The K. Brooke Anderson papers contain correspondence, daybooks, ledgers, journals, photographs, notes, speeches primarily related to his years at Brown as executive secretary of the Brown Christian Association.
The Mary Anne Atwood Papers contains
letters and manuscripts for the period 1882-1910. Most of the
letters in the collection are written from M.A. Atwood to Mme.
Isabelle de Steiger. The collection also includes other letters
written and received by Atwood, manuscript drafts and notes.
According to the admirers of Mary Anne Atwood, "Mrs. Atwood was
truly an adept [of the metaphysical tradition]. The last one." "The
Atwood material is very important for the study of a vanished
Britain, when Neo-Platonism and High Ideas influenced the nation.
But, as Mrs. Atwood says, they went in for power and threw their
spiritual heritage out the window."
Ellen M. Barrett, a scholar specializing in medieval monastic history, was the first openly gay person, and one of the earliest women, to be ordained priest in the Episcopal Church. Beginning in 1975, when she was ordained deacon, through 1977 when she was ordained priest, the collection documents her path to ordination and the far reaching international reaction to her ordination. The collection covers her subsequent, nearly thirty-year career as priest in the Episcopal Church and her eventual postulancy in an Anglican women's monastic community.
This collection contains the personal papers
of Bishop James DeWolf Perry, mainly from the time of his consecration as
Bishop of Rhode Island in 1911 until his death in 1947, and especially from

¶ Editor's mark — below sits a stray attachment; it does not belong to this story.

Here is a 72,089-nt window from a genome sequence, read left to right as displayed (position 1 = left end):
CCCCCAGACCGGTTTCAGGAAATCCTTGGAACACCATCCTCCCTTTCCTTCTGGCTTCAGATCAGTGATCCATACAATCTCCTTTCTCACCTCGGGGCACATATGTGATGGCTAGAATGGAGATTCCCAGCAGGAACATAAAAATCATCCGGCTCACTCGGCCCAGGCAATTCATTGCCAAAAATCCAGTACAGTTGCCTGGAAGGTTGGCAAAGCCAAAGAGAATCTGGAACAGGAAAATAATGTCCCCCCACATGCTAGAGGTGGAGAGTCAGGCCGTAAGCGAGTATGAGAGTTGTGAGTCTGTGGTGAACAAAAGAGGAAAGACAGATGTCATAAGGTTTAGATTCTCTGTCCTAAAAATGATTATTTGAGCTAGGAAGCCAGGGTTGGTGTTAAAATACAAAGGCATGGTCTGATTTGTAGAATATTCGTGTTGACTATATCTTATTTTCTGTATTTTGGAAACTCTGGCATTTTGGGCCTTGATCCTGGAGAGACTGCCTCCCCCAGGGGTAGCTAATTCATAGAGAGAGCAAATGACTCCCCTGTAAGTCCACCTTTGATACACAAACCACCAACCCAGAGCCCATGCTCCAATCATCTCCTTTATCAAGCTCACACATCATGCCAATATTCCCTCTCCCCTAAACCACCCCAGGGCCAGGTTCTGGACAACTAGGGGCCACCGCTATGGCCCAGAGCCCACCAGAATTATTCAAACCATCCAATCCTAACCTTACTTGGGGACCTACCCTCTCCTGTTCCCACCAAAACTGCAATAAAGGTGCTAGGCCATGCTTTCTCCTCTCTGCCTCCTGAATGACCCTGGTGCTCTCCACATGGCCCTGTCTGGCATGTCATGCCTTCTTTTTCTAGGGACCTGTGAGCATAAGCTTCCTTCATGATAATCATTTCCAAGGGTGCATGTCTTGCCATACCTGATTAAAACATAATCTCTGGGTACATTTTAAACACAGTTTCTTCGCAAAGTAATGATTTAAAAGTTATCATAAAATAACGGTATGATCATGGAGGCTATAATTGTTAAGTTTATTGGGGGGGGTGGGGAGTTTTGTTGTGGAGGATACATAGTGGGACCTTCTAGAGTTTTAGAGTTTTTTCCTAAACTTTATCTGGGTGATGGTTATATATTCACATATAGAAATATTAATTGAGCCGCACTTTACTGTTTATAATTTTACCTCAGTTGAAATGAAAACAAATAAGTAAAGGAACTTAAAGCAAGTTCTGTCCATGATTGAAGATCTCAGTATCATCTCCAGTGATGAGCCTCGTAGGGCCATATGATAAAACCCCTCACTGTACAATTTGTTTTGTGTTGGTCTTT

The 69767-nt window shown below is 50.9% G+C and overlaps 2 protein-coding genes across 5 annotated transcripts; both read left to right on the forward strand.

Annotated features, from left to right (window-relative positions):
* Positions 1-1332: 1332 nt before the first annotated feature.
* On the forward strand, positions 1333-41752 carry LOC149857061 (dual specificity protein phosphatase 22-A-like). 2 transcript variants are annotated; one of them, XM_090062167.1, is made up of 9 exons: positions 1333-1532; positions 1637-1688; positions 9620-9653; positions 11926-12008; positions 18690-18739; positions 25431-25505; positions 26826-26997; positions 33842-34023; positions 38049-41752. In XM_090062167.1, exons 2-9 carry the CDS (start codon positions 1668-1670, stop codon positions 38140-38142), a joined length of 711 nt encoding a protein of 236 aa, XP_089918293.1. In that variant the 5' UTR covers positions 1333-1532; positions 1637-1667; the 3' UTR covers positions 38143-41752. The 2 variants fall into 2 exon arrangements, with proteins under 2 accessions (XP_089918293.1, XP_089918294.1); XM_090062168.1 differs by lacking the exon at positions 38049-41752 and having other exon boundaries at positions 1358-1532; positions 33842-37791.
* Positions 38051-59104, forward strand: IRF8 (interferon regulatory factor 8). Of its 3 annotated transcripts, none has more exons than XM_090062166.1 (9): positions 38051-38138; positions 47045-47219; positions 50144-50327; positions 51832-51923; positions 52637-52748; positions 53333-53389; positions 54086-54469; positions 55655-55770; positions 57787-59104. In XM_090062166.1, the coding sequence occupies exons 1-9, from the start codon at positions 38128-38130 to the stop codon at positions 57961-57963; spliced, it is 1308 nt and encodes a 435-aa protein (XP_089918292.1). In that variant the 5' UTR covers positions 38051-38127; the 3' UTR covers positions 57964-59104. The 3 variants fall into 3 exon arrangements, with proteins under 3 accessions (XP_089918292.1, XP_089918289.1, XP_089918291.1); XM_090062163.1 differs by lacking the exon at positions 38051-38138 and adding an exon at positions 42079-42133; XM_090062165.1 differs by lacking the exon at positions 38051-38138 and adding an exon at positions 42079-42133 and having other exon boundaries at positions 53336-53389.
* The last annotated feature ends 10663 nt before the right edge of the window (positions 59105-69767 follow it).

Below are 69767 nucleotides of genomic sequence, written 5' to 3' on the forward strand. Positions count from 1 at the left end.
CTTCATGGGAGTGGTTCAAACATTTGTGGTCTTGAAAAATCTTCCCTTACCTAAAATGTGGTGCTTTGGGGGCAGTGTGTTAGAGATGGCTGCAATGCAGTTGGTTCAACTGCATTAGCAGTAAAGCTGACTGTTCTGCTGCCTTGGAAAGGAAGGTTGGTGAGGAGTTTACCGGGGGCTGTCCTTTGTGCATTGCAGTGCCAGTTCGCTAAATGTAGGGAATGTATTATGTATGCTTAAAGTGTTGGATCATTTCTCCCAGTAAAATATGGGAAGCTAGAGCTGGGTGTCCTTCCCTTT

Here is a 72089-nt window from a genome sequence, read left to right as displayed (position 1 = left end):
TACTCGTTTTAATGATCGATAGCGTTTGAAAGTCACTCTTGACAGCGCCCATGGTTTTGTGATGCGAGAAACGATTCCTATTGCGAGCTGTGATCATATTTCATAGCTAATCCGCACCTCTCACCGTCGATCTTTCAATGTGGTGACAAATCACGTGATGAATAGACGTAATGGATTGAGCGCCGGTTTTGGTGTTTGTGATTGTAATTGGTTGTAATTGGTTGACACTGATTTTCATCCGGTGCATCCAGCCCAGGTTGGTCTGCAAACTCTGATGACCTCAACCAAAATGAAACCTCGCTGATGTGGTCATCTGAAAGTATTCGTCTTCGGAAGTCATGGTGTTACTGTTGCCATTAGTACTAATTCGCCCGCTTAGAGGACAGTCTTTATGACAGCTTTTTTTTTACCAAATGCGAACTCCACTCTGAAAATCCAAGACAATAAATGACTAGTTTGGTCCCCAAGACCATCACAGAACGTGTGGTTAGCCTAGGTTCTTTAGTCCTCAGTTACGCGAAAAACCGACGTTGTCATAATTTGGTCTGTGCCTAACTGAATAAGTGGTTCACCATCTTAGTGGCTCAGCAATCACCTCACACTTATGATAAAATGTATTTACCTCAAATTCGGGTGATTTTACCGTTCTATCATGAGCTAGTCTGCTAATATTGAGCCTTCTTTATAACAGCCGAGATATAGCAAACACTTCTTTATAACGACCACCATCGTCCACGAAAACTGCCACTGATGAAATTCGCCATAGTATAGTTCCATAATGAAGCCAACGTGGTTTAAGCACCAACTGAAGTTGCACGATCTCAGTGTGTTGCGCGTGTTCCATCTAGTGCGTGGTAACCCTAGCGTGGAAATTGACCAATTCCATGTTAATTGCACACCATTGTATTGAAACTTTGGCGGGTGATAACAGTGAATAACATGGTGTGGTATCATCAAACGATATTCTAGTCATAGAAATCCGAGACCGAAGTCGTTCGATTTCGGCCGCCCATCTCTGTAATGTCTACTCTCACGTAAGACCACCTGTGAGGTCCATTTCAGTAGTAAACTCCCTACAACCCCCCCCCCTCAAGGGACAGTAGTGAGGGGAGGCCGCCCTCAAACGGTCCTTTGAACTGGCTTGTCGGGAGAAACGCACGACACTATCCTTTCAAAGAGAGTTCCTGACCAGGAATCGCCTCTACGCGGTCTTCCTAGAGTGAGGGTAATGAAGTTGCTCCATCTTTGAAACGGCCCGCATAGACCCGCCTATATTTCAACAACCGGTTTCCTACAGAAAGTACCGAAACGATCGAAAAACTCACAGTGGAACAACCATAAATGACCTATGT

his tenure as Presiding Bishop, 1930-1937.
This collection consists of one letter from Antoinette Louisa Brown Blackwell (1825-1921), the first woman ordained as a minister in the United States, to Thomas Wentworth Higginson, a Unitarian minister, regarding her publication,
Phillips Brooks (1835-1893) was a prominent Episcopal clergyman of Boston, Massachusetts. This collection includes one letter written to Thomas M. March (1812-1903), the Bishop of Rhode Island from 1854-1903.
The papers of Rev. Eli Canfield, Episcopal clergyman and prominent member of the evangelical faction of the church, consist of sermons reflecting the religious and social beliefs of the period 1845 to 1885, personal manuscripts, and letters mainly to his son, James Hulme Canfield, educator. Canfield was born in Arlington, Vermont and served as a pastor in Ohio, Pennsylvania, and New York.
This collection includes correspondence, Elizabeth Buffum Chace’s commonplace book and diary, family albums, scrapbooks, photographs, an album of familial hair locks, needlework (cross stitch samplers), newspaper clippings, and other material relating to the Buffums, the Chaces, the Cheneys, and the Tolmans. The papers also contain letters in response to Chace’s book "Anti-Slavery Reminiscences." Elizabeth Buffum Chace was an activist for prison reform, the rights of orphans, peace, and temperance.